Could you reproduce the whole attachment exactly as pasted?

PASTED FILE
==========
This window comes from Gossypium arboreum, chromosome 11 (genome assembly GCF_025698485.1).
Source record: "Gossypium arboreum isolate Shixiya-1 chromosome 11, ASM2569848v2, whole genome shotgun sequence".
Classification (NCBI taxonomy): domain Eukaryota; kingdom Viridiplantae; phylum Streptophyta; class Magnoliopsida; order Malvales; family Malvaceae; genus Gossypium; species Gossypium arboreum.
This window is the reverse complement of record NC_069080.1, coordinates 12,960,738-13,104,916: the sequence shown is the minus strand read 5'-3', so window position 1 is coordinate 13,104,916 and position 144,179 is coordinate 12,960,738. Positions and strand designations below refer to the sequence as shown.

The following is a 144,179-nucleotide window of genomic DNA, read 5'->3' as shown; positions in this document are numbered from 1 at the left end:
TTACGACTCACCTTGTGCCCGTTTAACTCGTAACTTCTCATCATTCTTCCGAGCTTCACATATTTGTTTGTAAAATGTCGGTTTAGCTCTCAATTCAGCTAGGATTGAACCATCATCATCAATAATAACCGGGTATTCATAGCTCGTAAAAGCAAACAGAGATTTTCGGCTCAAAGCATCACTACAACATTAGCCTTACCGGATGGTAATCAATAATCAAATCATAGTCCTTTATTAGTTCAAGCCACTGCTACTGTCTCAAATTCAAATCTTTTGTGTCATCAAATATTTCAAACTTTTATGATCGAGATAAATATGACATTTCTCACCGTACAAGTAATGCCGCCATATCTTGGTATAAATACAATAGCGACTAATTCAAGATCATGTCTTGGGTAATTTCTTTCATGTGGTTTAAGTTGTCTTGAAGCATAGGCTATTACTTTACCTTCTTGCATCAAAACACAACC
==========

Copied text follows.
This window comes from Gossypium arboreum, chromosome 11 (genome assembly GCF_025698485.1).
Source record: "Gossypium arboreum isolate Shixiya-1 chromosome 11, ASM2569848v2, whole genome shotgun sequence".
Classification (NCBI taxonomy): domain Eukaryota; kingdom Viridiplantae; phylum Streptophyta; class Magnoliopsida; order Malvales; family Malvaceae; genus Gossypium; species Gossypium arboreum.
This window is the reverse complement of record NC_069080.1, coordinates 12,960,738-13,104,916: the sequence shown is the minus strand read 5'-3', so window position 1 is coordinate 13,104,916 and position 144,179 is coordinate 12,960,738. Positions and strand designations below refer to the sequence as shown.

The following is a 144,179-nucleotide window of genomic DNA, read 5'->3' as shown; positions in this document are numbered from 1 at the left end:
TTACGACTCACCTTGTGCCCGTTTAACTCGTAACTTCTCATCATTCTTCCGAGCTTCACATATTTGTTTGTAAAATGTCGGTTTAGCTCTCAATTCAGCTAGGATTGAACCATCATCATCAATAATAACCGGGTATTCATAGCTCGTAAAAGCAAACAGAGATTTTCGGCTCAAAGCATCACTACAACATTAGCCTTACCGGATGGTAATCAATAATCAAATCATAGTCCTTTATTAGTTCAAGCCACTGCTACTGTCTCAAATTCAAATCTTTTGTGTCATCAAATATTTCAAACTTTTATGATCGAGATAAATATGACATTTCTCACCGTACAAGTAATGCCGCCATATCTTGGTATAAATACAATAGCGACTAATTCAAGATCATGTCTTGGGTAATTTCTTTCATGTGGTTTAAGTTGTCTTGAAGCATAGGCTATTACTTTACCTTCTTGCATCAAAACACAACC